Sleep

I have always had trouble falling asleep.  Wandering thoughts.  My brain just doesn’t want to shut down.  It’s been this way for as long as I can remember.  Some people are able to curl up in bed and fall asleep within a few minutes.  They lie down, get into a comfortable position, relax, and *poof* … Continue reading “Sleep”

I have always had trouble falling asleep.  Wandering thoughts.  My brain just doesn’t want to shut down.  It’s been this way for as long as I can remember.  Some people are able to curl up in bed and fall asleep within a few minutes.  They lie down, get into a comfortable position, relax, and *poof* they’re asleep!  No thoughts involved, no worries, no effort at all.

I, on the other hand, lie in bed, find a comfortable position, find another comfortable position, relax, think about the events of the day, think about the plans for tomorrow, think about my plans for the weekend, find another position, play with my hair, think about the TV show I watched that evening, think about what I’m going to wear tomorrow, wonder what time it is, find another comfortable position, and sometime in the middle of thinking about how I’d redecorate the bedroom, manage to pass out for the evening.  Only if I am exceedingly tired am I able to fall asleep like “a normal person.”

I remember once, when I was young, stepping into my parent’s bedroom in the late evening.

“Mom, I can’t sleep,” I whispered in the dark at her bedside.

“Go back to bed, Kylene,” she mumbled.

“But how can I fall asleep?”

“Just get back in bed and think about sleep,” she sighed.  She rolled over and was asleep before I was out of the room.

I went back to bed and tried to think about sleep.  I tried to clear my brain and imagine what sleep felt like.  I tried to relax everything and then *will* myself to sleep.  Nothing worked.  I just had to lie there and wait for sleep to finally, unexpectedly come over me.

And that’s usually how it goes for me.  If it’s a good night, I’ll fall asleep under 15 minutes.  If it’s a middling night, I’ll be asleep in 45 minutes.   If it’s a bad night, it could be an hour and a half, if I manage to sleep at all.  I used to stay up through the night about once a month, but it’s down to a few times a year, now.  Thankfully.

Justin falls asleep in about two minutes flat.  He closes his magazine or book, switches off the light, rolls over and starts taunting me with his deep, relaxed breathing.  It makes me so jealous.

Last night we curled up in bed, him with a handful of magazines, me with The Name of the Wind.  We read for a while, then he ran out of articles to read and switched off his light.  I finished off the chapter.  I’m pretty sure he was out before I turned off the light.  But he made happy, sleepy noises when I curled up next to him.  And I snuggled up to his shoulder, finding that place where I fit just perfectly.  And I lay there, listening to him breathe.  Being just a little bit jealous.  Knowing that it was going to be a while before I managed to fall asleep.  Knowing that if I got out of bed and took my book into the living room, I probably wouldn’t get any sleep at all.

So I sighed and curled up closer to him.  And I thought about my day and I thought about our plans for the weekend and I thought about floor plans for places we’d look at online.  And I thought about sleep.  And I relaxed my head against his shoulder, hoping that maybe, if I could get close enough, some of his sleep would rub off onto me.  He’s so soundly asleep, I thought, it must drop off from him like rain off a plucked flower.  If I could just get some of that, I’ll be asleep in no time.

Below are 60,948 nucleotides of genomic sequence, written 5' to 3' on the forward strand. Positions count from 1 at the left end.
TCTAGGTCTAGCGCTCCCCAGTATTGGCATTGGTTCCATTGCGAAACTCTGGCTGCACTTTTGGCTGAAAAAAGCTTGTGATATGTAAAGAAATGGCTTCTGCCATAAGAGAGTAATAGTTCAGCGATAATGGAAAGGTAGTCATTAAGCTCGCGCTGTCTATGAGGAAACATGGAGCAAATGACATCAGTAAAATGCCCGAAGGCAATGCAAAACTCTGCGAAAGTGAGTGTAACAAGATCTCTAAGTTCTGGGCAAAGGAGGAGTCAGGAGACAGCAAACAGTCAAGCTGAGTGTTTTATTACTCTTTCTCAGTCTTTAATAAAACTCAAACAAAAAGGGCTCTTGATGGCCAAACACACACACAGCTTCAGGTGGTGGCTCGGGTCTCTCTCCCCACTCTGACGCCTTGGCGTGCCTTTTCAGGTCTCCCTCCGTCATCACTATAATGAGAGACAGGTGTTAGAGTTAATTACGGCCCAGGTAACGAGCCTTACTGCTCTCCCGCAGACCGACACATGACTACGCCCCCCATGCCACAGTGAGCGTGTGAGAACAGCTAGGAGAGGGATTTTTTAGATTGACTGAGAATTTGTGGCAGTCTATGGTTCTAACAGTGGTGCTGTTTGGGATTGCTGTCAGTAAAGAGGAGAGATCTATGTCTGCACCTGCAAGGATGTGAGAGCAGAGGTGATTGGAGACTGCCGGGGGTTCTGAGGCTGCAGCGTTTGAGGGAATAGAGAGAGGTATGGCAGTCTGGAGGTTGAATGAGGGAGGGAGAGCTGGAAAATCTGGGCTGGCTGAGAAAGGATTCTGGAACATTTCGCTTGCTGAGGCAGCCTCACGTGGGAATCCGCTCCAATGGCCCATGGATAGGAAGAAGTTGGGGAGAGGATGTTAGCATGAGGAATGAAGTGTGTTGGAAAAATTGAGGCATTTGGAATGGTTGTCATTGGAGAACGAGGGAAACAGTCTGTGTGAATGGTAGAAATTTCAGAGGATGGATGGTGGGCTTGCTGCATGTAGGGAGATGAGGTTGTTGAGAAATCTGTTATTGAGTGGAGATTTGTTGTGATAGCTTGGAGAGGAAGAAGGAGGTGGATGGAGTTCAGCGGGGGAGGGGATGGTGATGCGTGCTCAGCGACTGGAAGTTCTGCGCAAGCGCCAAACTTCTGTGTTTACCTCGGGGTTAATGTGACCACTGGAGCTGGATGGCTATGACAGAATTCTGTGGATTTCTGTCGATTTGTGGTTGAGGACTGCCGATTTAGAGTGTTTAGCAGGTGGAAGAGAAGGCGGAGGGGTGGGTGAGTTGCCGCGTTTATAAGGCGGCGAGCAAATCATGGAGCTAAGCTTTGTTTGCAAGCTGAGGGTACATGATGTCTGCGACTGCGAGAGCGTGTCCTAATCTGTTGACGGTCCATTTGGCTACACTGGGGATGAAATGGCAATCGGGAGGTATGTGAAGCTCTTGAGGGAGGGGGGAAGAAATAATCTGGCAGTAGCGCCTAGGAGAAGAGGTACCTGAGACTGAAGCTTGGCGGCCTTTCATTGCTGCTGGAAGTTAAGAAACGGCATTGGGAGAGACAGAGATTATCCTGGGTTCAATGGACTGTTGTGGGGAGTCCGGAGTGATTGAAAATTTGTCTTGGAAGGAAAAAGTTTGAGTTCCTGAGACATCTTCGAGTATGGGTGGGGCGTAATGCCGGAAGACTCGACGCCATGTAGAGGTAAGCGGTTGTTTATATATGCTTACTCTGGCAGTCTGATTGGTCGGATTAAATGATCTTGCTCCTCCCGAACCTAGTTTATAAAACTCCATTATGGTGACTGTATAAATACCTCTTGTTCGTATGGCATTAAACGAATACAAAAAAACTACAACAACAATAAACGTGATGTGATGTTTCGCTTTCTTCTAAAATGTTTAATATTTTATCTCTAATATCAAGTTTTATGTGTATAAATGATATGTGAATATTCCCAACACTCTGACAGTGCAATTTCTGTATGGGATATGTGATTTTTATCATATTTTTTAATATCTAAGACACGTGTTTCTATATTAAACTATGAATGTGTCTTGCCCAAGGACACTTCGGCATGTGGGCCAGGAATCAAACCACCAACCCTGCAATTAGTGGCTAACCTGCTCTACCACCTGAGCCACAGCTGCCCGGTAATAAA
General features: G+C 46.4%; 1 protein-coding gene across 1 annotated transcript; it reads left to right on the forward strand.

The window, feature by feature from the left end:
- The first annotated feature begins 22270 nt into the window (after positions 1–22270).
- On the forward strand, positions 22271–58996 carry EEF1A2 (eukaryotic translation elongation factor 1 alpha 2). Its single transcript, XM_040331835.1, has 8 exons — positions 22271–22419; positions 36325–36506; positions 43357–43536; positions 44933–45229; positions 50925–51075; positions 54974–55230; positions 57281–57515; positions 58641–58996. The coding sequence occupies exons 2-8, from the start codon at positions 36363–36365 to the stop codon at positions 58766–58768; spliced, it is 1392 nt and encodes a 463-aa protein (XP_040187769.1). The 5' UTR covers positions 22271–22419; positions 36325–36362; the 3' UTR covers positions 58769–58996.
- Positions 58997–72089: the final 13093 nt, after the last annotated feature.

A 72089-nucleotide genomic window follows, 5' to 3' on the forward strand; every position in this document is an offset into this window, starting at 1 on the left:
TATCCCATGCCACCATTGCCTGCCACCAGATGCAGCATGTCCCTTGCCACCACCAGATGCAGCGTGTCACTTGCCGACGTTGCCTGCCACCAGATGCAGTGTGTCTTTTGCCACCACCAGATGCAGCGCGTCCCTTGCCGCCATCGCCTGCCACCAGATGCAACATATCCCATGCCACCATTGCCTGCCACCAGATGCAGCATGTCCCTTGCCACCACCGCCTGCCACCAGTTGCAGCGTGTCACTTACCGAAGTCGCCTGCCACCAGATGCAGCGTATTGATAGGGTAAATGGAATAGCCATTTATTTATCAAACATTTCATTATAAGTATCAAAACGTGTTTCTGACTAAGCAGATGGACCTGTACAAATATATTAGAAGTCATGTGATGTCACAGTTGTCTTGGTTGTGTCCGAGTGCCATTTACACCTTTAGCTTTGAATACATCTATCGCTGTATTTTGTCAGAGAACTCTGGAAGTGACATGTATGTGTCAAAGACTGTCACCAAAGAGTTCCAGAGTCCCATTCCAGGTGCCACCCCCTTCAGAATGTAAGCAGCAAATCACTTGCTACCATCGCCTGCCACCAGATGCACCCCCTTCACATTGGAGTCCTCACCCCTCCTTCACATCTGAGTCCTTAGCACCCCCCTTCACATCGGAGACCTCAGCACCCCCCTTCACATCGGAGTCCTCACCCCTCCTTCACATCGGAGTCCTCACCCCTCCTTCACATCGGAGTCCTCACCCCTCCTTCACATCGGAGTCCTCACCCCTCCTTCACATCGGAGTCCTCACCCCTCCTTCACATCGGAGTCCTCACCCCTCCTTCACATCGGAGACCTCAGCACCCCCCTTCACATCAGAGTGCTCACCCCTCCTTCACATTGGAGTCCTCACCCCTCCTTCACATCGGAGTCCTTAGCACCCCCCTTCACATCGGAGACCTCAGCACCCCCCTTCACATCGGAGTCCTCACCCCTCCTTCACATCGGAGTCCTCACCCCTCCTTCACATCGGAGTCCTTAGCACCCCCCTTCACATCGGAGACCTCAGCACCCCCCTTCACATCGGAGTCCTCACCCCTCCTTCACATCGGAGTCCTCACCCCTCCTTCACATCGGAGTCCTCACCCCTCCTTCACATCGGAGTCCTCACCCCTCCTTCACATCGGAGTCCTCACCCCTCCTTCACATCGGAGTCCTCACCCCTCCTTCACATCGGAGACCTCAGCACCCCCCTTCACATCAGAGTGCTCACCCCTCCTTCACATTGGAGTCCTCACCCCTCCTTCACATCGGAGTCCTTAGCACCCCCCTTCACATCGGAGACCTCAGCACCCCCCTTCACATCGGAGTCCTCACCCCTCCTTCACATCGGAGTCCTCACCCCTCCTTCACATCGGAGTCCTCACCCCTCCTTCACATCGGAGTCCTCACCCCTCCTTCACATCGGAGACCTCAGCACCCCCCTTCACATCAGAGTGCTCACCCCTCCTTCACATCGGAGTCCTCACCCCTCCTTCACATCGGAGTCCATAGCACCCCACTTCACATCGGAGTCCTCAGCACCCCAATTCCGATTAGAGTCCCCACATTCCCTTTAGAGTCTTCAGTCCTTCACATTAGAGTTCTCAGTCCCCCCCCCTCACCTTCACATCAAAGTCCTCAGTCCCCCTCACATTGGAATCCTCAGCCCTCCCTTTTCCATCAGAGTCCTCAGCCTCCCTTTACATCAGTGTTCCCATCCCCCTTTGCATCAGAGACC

After a little while, I realized that if I were to roll onto my other side, I’d fall asleep much more quickly.  This is usually the case and I know that I fall asleep better if I’m lying on my left side.  But wanting to sleep and wanting to snuggle with Justin come into a conflict there.  So I stayed facing him for as long as I could.  It’s like an itch, wanting to move, but not doing it yet.  I hold onto it as long as I can, sometimes, but after a while, I just can’t handle it any longer.  I have to move.

So I started to turn and realized that Justin had trapped my legs.  They were completely pinned under the dead weight of one of his legs.  I shifted and struggled, trying to gently move him without waking him.  He eventually moved just slightly, allowing me to escape, and I rolled to face the bathroom door.  But I didn’t roll away too far.  I left my back touching him.  Like I usually do.  Sometimes it’s a foot instead.  But I try to be touching him, even though I’m facing the other direction.

I just want to be close to him, even though he’s fast asleep and doesn’t even notice it.  Even if his sleep won’t rub off onto me and help me sleep more quickly.  I just want to feel that he’s there, know that he’s still in bed beside me.

His breathing is reassuring to me.  His deep sighs and slow inhales.  When I can’t hear him breathing, I worry.  I touch his back gently or watch carefully to make sure that he’s still breathing.  Do all wives do this to their husbands?  Do we all wake up in the night and make sure that our bedmate is still okay?  Do we all lean over, check, reassure ourselves, before settling back in to sleep?  Why are we so afraid, especially in the dark of night, to wake up and discover the worst?

Don’t leave us, I think we’re saying.  Please don’t leave me here all alone.  Don’t go without telling me.  Don’t make me wake up by myself.  Don’t let me wake up to find that you’re here, but gone.  I don’t want to be alone.  Please don’t leave me all alone.